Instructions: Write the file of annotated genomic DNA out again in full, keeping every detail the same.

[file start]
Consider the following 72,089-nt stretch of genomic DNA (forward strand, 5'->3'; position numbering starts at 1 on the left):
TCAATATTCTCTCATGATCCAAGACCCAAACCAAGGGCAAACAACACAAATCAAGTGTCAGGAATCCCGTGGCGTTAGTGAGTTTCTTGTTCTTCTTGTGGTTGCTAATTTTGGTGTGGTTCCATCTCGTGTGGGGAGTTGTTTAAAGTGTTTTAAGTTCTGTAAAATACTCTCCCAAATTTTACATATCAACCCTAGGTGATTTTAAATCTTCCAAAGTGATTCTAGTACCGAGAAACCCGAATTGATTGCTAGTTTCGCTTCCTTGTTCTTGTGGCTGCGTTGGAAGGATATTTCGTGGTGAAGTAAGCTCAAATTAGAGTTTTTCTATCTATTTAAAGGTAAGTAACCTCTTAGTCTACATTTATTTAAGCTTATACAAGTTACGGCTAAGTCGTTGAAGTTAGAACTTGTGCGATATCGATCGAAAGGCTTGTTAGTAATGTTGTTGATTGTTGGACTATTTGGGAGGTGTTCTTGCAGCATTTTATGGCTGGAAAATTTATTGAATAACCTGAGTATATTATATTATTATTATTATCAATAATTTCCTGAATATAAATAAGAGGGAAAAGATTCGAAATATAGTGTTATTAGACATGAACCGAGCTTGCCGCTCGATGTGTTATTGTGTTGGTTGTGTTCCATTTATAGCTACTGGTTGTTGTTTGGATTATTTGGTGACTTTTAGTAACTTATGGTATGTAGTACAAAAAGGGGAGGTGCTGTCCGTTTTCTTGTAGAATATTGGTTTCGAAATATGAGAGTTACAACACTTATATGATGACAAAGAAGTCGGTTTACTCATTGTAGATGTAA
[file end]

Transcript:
Consider the following 72,089-nt stretch of genomic DNA (forward strand, 5'->3'; position numbering starts at 1 on the left):
TCAATATTCTCTCATGATCCAAGACCCAAACCAAGGGCAAACAACACAAATCAAGTGTCAGGAATCCCGTGGCGTTAGTGAGTTTCTTGTTCTTCTTGTGGTTGCTAATTTTGGTGTGGTTCCATCTCGTGTGGGGAGTTGTTTAAAGTGTTTTAAGTTCTGTAAAATACTCTCCCAAATTTTACATATCAACCCTAGGTGATTTTAAATCTTCCAAAGTGATTCTAGTACCGAGAAACCCGAATTGATTGCTAGTTTCGCTTCCTTGTTCTTGTGGCTGCGTTGGAAGGATATTTCGTGGTGAAGTAAGCTCAAATTAGAGTTTTTCTATCTATTTAAAGGTAAGTAACCTCTTAGTCTACATTTATTTAAGCTTATACAAGTTACGGCTAAGTCGTTGAAGTTAGAACTTGTGCGATATCGATCGAAAGGCTTGTTAGTAATGTTGTTGATTGTTGGACTATTTGGGAGGTGTTCTTGCAGCATTTTATGGCTGGAAAATTTATTGAATAACCTGAGTATATTATATTATTATTATTATCAATAATTTCCTGAATATAAATAAGAGGGAAAAGATTCGAAATATAGTGTTATTAGACATGAACCGAGCTTGCCGCTCGATGTGTTATTGTGTTGGTTGTGTTCCATTTATAGCTACTGGTTGTTGTTTGGATTATTTGGTGACTTTTAGTAACTTATGGTATGTAGTACAAAAAGGGGAGGTGCTGTCCGTTTTCTTGTAGAATATTGGTTTCGAAATATGAGAGTTACAACACTTATATGATGACAAAGAAGTCGGTTTACTCATTGTAGATGTAA